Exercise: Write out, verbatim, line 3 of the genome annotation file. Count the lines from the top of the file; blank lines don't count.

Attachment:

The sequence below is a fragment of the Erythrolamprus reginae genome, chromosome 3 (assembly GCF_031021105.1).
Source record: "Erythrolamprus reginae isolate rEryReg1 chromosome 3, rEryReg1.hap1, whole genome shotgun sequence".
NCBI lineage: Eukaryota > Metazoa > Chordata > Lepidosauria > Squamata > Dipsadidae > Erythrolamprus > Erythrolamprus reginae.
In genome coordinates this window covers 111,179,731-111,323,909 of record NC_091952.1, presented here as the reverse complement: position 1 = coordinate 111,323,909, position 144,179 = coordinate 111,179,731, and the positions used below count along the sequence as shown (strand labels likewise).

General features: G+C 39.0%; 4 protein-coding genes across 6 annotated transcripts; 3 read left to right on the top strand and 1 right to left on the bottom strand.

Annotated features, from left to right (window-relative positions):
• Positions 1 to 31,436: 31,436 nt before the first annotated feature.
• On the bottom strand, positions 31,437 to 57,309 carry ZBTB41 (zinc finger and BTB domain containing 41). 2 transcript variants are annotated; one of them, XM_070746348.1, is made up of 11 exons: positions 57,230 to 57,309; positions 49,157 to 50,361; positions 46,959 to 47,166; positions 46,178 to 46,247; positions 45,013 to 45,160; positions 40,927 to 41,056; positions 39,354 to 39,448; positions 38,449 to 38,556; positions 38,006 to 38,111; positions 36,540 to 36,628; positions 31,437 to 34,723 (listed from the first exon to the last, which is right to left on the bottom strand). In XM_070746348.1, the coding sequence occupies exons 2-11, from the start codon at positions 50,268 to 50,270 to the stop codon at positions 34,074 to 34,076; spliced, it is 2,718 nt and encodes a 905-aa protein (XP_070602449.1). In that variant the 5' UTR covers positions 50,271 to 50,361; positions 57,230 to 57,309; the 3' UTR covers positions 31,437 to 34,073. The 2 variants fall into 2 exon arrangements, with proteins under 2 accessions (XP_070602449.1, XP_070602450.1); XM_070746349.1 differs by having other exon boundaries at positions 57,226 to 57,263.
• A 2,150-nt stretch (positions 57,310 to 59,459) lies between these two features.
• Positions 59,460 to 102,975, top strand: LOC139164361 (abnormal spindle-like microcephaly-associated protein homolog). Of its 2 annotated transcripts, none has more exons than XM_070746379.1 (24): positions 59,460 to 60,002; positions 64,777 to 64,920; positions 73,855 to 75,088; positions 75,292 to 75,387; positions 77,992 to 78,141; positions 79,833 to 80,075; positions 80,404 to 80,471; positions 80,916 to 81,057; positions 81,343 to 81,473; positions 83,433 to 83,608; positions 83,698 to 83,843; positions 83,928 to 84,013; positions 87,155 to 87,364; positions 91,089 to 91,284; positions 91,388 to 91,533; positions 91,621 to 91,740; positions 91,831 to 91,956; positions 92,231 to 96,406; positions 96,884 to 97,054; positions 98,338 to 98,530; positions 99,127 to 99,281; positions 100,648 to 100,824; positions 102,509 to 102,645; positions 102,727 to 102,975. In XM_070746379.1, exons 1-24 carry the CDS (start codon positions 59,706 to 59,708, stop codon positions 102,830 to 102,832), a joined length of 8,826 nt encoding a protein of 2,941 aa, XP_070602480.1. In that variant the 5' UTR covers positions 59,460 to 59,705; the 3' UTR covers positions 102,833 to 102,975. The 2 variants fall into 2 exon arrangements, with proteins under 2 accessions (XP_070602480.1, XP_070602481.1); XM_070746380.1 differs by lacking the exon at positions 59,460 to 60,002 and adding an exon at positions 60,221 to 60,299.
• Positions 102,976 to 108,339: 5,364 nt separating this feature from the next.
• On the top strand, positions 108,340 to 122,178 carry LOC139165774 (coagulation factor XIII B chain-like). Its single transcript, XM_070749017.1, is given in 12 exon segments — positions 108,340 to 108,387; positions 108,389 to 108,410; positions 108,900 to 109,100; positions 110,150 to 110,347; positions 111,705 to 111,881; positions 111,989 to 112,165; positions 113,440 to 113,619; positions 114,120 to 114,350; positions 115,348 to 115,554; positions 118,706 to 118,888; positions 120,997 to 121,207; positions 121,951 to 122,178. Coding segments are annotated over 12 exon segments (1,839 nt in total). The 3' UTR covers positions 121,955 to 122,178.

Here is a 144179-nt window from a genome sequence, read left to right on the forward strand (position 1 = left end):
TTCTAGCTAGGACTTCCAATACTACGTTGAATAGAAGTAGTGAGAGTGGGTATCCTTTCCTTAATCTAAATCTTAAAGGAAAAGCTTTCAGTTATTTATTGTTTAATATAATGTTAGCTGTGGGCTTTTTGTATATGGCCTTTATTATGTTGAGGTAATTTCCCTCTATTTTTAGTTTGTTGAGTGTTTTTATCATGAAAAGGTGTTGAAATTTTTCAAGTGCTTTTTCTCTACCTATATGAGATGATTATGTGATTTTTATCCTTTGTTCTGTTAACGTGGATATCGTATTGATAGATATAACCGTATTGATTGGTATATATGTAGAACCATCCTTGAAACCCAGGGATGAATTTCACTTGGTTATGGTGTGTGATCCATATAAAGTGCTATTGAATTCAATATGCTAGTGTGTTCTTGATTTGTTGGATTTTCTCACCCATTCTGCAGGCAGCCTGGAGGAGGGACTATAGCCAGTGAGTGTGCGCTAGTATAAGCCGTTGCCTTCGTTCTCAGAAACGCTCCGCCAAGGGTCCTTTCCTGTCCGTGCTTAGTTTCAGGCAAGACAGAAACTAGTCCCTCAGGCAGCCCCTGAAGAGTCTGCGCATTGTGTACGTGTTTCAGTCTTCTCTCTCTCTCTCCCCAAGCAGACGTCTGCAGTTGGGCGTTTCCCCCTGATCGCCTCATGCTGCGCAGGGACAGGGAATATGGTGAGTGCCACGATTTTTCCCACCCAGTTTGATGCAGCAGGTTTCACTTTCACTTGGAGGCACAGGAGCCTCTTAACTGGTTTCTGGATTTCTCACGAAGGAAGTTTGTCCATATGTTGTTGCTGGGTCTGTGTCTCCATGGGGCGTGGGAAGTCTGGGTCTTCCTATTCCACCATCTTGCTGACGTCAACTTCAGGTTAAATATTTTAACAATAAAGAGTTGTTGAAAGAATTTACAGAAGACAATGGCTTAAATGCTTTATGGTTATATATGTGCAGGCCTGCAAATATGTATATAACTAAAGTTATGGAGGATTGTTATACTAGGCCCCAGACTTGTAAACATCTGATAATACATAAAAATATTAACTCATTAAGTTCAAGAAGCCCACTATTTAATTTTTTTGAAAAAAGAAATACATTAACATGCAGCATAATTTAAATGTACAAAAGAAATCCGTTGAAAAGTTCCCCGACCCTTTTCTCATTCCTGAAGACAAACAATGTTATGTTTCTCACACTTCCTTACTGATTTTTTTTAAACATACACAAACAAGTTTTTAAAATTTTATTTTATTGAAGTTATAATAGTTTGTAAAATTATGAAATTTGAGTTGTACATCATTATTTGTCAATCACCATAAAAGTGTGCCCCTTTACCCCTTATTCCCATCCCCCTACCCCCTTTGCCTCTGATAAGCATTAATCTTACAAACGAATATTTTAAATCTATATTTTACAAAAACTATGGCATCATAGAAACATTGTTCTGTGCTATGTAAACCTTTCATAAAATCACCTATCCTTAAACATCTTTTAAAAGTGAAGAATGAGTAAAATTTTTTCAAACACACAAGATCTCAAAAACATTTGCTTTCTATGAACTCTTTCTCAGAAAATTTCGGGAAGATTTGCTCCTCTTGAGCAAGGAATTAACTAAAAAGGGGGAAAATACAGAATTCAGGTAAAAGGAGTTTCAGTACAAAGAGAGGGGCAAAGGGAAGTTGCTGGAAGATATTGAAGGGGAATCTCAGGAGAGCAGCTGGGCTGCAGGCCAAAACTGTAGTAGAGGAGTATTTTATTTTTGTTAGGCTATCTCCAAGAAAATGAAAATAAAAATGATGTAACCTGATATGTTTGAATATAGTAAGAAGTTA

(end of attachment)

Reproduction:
NCBI lineage: Eukaryota > Metazoa > Chordata > Lepidosauria > Squamata > Dipsadidae > Erythrolamprus > Erythrolamprus reginae.